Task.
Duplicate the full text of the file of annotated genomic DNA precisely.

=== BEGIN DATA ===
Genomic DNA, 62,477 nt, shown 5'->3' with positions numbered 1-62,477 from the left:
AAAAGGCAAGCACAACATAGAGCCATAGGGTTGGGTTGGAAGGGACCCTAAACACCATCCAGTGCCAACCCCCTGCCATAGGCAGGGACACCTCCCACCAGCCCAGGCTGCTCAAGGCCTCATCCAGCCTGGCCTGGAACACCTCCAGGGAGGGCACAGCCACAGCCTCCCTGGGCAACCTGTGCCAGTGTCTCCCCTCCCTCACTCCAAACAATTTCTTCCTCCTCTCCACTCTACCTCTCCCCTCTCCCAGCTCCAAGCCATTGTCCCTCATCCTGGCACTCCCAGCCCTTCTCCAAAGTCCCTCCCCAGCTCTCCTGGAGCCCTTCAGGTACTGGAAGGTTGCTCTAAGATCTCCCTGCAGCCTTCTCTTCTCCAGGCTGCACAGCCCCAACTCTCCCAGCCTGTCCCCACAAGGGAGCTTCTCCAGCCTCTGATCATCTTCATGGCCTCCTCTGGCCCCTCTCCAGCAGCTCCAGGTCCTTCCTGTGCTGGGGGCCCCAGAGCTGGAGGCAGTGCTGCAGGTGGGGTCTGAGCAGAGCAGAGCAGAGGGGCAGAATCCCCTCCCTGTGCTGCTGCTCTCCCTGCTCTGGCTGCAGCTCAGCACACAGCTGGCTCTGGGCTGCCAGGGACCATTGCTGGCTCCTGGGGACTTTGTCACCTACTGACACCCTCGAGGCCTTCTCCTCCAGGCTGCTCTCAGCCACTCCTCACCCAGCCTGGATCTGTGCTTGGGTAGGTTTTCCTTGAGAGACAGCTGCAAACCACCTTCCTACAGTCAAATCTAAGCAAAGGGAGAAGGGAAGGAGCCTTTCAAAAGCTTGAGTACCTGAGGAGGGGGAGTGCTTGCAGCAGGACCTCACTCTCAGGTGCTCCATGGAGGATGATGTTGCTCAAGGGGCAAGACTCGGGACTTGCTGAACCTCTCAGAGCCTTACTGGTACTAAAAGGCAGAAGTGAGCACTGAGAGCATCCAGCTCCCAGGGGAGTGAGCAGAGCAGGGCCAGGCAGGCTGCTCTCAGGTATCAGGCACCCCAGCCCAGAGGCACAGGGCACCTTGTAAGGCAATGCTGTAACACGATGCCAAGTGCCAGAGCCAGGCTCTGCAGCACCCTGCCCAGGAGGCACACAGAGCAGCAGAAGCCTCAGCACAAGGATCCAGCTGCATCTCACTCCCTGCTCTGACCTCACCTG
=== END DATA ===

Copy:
Genomic DNA, 62,477 nt, shown 5'->3' with positions numbered 1-62,477 from the left:
AAAAGGCAAGCACAACATAGAGCCATAGGGTTGGGTTGGAAGGGACCCTAAACACCATCCAGTGCCAACCCCCTGCCATAGGCAGGGACACCTCCCACCAGCCCAGGCTGCTCAAGGCCTCATCCAGCCTGGCCTGGAACACCTCCAGGGAGGGCACAGCCACAGCCTCCCTGGGCAACCTGTGCCAGTGTCTCCCCTCCCTCACTCCAAACAATTTCTTCCTCCTCTCCACTCTACCTCTCCCCTCTCCCAGCTCCAAGCCATTGTCCCTCATCCTGGCACTCCCAGCCCTTCTCCAAAGTCCCTCCCCAGCTCTCCTGGAGCCCTTCAGGTACTGGAAGGTTGCTCTAAGATCTCCCTGCAGCCTTCTCTTCTCCAGGCTGCACAGCCCCAACTCTCCCAGCCTGTCCCCACAAGGGAGCTTCTCCAGCCTCTGATCATCTTCATGGCCTCCTCTGGCCCCTCTCCAGCAGCTCCAGGTCCTTCCTGTGCTGGGGGCCCCAGAGCTGGAGGCAGTGCTGCAGGTGGGGTCTGAGCAGAGCAGAGCAGAGGGGCAGAATCCCCTCCCTGTGCTGCTGCTCTCCCTGCTCTGGCTGCAGCTCAGCACACAGCTGGCTCTGGGCTGCCAGGGACCATTGCTGGCTCCTGGGGACTTTGTCACCTACTGACACCCTCGAGGCCTTCTCCTCCAGGCTGCTCTCAGCCACTCCTCACCCAGCCTGGATCTGTGCTTGGGTAGGTTTTCCTTGAGAGACAGCTGCAAACCACCTTCCTACAGTCAAATCTAAGCAAAGGGAGAAGGGAAGGAGCCTTTCAAAAGCTTGAGTACCTGAGGAGGGGGAGTGCTTGCAGCAGGACCTCACTCTCAGGTGCTCCATGGAGGATGATGTTGCTCAAGGGGCAAGACTCGGGACTTGCTGAACCTCTCAGAGCCTTACTGGTACTAAAAGGCAGAAGTGAGCACTGAGAGCATCCAGCTCCCAGGGGAGTGAGCAGAGCAGGGCCAGGCAGGCTGCTCTCAGGTATCAGGCACCCCAGCCCAGAGGCACAGGGCACCTTGTAAGGCAATGCTGTAACACGATGCCAAGTGCCAGAGCCAGGCTCTGCAGCACCCTGCCCAGGAGGCACACAGAGCAGCAGAAGCCTCAGCACAAGGATCCAGCTGCATCTCACTCCCTGCTCTGACCTCACCTG